THE Legislative Council will block a second bid to make Tasmania the first state to allow gay couples to marry.
As the House of Assembly considers a bill to legalise voluntary euthanasia, the upper house will debate same-sex marriage for the second time when Parliament resumes later this month.
The Examiner understands no MLCs have changed their mind since Premier Lara Giddings and Greens leader Nick McKim's private members bill was narrowly defeated just over 12 months ago and changes to the make-up of the house will have no bearing on the numbers.
Marriage equality campaigners had hoped that the findings of a New South Wales parliamentary inquiry confirming that states had the right to make marriage laws would win over MLCs who cited constitutional concerns as a key factor in their decision to vote against the legislation.
Legislative Council President Jim Wilkinson said it was the first time in his 18 years in Parliament that already-defeated legislation was revisited in the same term of government.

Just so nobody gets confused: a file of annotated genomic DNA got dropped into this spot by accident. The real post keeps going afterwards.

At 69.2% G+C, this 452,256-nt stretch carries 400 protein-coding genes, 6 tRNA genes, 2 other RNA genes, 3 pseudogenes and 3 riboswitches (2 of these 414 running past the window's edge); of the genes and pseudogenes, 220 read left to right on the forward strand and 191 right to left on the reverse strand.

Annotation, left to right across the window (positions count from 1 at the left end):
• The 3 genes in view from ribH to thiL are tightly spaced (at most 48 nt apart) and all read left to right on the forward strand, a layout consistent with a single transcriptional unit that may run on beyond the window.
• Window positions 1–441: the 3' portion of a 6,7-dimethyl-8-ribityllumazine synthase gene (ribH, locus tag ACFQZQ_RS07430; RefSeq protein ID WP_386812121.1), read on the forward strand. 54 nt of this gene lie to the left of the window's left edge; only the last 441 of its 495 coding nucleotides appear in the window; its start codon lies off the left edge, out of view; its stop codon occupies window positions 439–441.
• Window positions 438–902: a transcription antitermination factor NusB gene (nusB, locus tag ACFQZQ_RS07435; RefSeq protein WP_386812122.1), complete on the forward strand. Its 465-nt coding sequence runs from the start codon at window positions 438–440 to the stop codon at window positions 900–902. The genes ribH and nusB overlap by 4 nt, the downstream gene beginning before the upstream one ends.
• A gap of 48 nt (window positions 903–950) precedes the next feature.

Mr Wilkinson voted against the bill last time and will have the casting vote this time in the event of a tie.
He said the NSW report had not changed his mind.
``To me it didn't say anything surprising.''
Launceston MLC Rosemary Armitage confirmed she still believed the matter was a federal issue and there was no point in debating it again.
``It's been dealt with,'' Ms Armitage said.
She questioned why the government would want to use the last remaining sitting days of the year on the issue instead of the mounting backlog of other legislation passed by the House of Assembly still to be dealt with.
In the final four sitting weeks, the upper house will also have to squeeze in what is expected to be lengthy and difficult debates on a bill to decriminalise abortion and legalise voluntary assisted dying if that passes the lower house.
Tasmanians United for Marriage Equality convenor Andrew Badcock said it was important to try again on same-sex marriage as things had changed in the past 12 months.
``More countries such as our neighbours New Zealand, France and more American states have done it,'' Mr Badcock said.